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Western States Face a Dry Future


A bathtub ring of light minerals delineates the high water mark on Lake Mead at the Lake Mead National Recreation Area, Thursday, Aug. 13, 2020, near Boulder City, Nevada.
Western States Face a Dry Future
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Two large lakes in the western United States have white rings around them. These circles show how sharply water levels are dropping. They are a warning that the 40 million people who use water from the Colorado River face a much drier future.

The Colorado River supplies seven U.S. states and Mexico. The seven states are Colorado, Arizona, California, New Mexico, Nevada, Utah, and Wyoming. People use its water in large U.S. cities such as Denver, Las Vegas, and Phoenix.

Colby Pellegrino is with the Southern Nevada Water Authority. He told The Associated Press: “The future of the river is going to be drier than the past. All the climate models and the current drought suggest that,” he said. “Every sector is going to have to learn how to do more with less.”

Many laws and agreements govern the use of the Colorado River’s water. In 1944, for example, the United States signed a treaty with Mexico to guide water sharing between the two countries.

But even within the U.S., there are different agreements on how water is used. Twenty-two tribes in the Colorado River Basin have water rights that have been confirmed by courts, notes the Congressional Research Service. These agreements allocate – or divide and give out – amounts of water.

The Colorado River supplies enough water for 15% of total U.S. crop output and 13% of total livestock production. It also supplies Lake Mead and Lake Powell – the two largest man-made reservoirs in the United States.

The U.S. Bureau of Reclamation oversees much of the Colorado River’s water supplies. It recently released estimates that suggest Lake Powell and Lake Mead will drop 5 meters and 1.5 meters, respectively, by January 2021. The numbers are in comparison to water levels in January 2020.

Even with the drop, Lake Mead’s levels will likely stay above the point at which water cuts take place in Arizona and Nevada. In other words, officials will have more time to prepare for when such cuts may be necessary.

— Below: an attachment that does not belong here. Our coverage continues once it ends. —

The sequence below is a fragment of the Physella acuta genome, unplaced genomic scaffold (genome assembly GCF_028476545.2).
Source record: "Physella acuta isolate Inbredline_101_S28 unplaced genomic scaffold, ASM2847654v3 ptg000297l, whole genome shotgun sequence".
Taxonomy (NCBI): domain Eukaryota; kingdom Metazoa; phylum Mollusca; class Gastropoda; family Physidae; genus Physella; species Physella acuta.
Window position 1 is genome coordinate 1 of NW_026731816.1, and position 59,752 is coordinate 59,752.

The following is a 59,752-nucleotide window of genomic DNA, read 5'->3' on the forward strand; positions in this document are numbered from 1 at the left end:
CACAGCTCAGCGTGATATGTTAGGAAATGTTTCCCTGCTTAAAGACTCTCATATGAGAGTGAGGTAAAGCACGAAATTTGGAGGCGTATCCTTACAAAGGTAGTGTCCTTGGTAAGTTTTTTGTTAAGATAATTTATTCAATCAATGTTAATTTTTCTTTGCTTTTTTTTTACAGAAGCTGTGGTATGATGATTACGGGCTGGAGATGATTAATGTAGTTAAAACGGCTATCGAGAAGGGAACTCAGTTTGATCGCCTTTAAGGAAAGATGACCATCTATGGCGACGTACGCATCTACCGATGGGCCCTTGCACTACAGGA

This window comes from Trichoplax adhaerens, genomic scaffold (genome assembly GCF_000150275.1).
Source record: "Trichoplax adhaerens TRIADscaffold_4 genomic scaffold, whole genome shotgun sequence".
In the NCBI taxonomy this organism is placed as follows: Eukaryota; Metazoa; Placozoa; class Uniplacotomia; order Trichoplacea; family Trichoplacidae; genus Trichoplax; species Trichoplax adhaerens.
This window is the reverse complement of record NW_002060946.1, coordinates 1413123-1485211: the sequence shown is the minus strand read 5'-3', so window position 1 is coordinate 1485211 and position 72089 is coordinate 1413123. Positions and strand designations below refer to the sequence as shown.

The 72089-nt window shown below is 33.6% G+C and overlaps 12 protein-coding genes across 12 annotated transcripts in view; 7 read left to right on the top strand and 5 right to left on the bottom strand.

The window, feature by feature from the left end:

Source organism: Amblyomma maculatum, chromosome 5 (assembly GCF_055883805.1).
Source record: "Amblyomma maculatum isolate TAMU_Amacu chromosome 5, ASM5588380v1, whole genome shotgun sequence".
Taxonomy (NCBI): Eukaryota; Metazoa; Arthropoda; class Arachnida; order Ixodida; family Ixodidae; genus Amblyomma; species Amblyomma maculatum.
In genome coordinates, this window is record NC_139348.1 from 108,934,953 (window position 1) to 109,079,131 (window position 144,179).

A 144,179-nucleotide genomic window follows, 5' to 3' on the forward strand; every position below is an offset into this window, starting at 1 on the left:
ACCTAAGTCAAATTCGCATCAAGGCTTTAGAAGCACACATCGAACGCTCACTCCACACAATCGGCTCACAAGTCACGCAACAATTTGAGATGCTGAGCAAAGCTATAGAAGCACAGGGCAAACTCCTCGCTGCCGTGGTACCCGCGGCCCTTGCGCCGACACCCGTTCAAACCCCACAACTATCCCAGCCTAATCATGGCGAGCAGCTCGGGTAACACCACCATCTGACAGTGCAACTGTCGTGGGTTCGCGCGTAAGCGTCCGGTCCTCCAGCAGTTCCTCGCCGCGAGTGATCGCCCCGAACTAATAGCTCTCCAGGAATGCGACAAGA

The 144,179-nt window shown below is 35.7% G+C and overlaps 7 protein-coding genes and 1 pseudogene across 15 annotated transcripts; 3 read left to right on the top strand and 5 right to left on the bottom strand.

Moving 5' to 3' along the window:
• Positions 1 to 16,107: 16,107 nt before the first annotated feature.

Since 1990, the population of the Las Vegas area has more than tripled. Las Vegas gets nearly 90% of its water from the Colorado River. But the area has been able to use far less water than it is allocated.

The Las Vegas area has done this by reusing almost all water used indoors and replacing nearly 790,000 square kilometers of grass with desert-friendly plants.

In other areas, officials are working to find different water sources for growing cities and farms. In Arizona, where nearly 40% of the water supply comes from the Colorado River, officials need to find other water sources, notes Ted Cooke of the Central Arizona Project.

Once Lake Mead’s water levels sink low enough, Arizona will have the most painful cuts of any state based on a priority list — first rural farmers, then eventually cities.

“It’s at least a couple of decades until we’re saying, ‘We don’t have one more drop for the next person that comes here,’” he said. “But people certainly ought to be aware that water... is expensive and, with climate change, going to get even more expensive.”

I'm John Russell.

Sam Metz reported on this story for The Associated Press. John Russell adapted it for VOA Learning English. George Grow was the editor.

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Words in This Story

sector – n. an area or part of something; a part of an economy that includes certain jobs

livestock – n. farm animals

reservoir – n. a large lake that is used to supply water

triple – v. to become three times as great or as many

priority – n. something that is more important than other things and that needs to be done or dealt with first

decade – n. a period of 10 years

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